DOCUMENTING TREATMENT PROGRESS
Both subjective and objective measures are important to track treatment results, progress and to more accurately forecast prognosis.
Subjective or self-reported information such as pain and fatigue are the most widely recorded treatment measures in day to day practice. When there is involvement of a third party payer, such as Comcare, TAC or within the Workers Compensation Act, objective outcome measures are important.
You may be requested to complete a report for a third party payer justifying your clinical treatment approach, results of treatment and to outline your treatment plan including the proposed number and frequency of treatments. Being able to support your clinical rationale with objective results such as those from outcome measures strengthens your case.
Outcome measures should be implemented as soon as possible when commencing treatment, at the initial appointment would be ideal. Often the largest gains from treatment can be captured during these early stages. Outcome measures should be used on a 4 – 6 weekly basis throughout treatment to effectively gauge progression.
There are a wide variety of outcome measures available, and selecting the most appropriate one depends on a number of factors including the type, nature and location of the injury, ease of use of the measure, the scoring method and its sensitivity and specificity. However, it is good to familiarise yourself with the basic outcome measures that can be applied to a variety of conditions. These may include Visual Analogue Scales and The Patient Specific Functional Scale.
Visual Analogue Scale (VAS)
A (VAS) requires a person to mark a place along a 10cm line between two extremes, such as extreme pain and no pain, to reflect their current position. You may wish to measure pain levels or the ability to perform an activity of daily living or the ability to sit for more than 30 minutes. The questions will of course be determined according to the client and their condition.
The score is the distance in millimetres from the left hand end to their mark.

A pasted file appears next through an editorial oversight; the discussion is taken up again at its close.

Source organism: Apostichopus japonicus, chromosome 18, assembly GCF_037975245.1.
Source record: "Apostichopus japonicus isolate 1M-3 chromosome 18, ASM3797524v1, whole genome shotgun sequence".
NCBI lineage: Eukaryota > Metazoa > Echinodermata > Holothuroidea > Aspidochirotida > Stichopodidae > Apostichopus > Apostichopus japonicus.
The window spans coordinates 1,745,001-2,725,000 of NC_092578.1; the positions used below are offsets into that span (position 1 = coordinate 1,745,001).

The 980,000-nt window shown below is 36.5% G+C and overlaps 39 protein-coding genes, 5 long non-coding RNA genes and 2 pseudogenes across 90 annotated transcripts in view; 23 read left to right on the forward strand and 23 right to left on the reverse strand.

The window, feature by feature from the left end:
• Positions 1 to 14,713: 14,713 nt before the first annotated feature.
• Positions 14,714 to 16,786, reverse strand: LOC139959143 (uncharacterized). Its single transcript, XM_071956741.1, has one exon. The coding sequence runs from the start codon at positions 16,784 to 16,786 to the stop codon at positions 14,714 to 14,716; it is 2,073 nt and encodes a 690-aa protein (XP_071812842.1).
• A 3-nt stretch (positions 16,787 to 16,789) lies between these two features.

The Patient-Specific Functional Scale
This measure is another great tool as it requires the Massage Therapist and client to determine at least 3 activities, and to assign each activity a score out of 10 where 0 means unable to perform the activity and 10 means able to perform activity at the same level as before. The total score = the sum of the activities / number of activities.
By discussing and defining specific goals, this not only creates motivation for the person to achieve them, however provides much greater insight into treatment progress.
For low back pain some commonly used outcome measures include The Oswestry Disability Index and The Quebec Back Pain Disability Scale which are easily downloaded online, straight forward to score and considered quite specific and sensitive.
The Neck Disability Index and Whiplash Disability Questionnaire are commonly used for cervical injuries and again are easily downloaded online and straight forward to score.
There are many region specific questionnaires you may opt to use including The Upper Extremity Functional Index, Shoulder Pain and Disability Index and the Lower Extremity Functional Scale.
Outcome measures provide the required feedback for third party payers and also allow you, as a Massage Therapist, to assess and appraise the success of your treatment. You may also like to consider using these measures for clients outside of these third party payer schemes.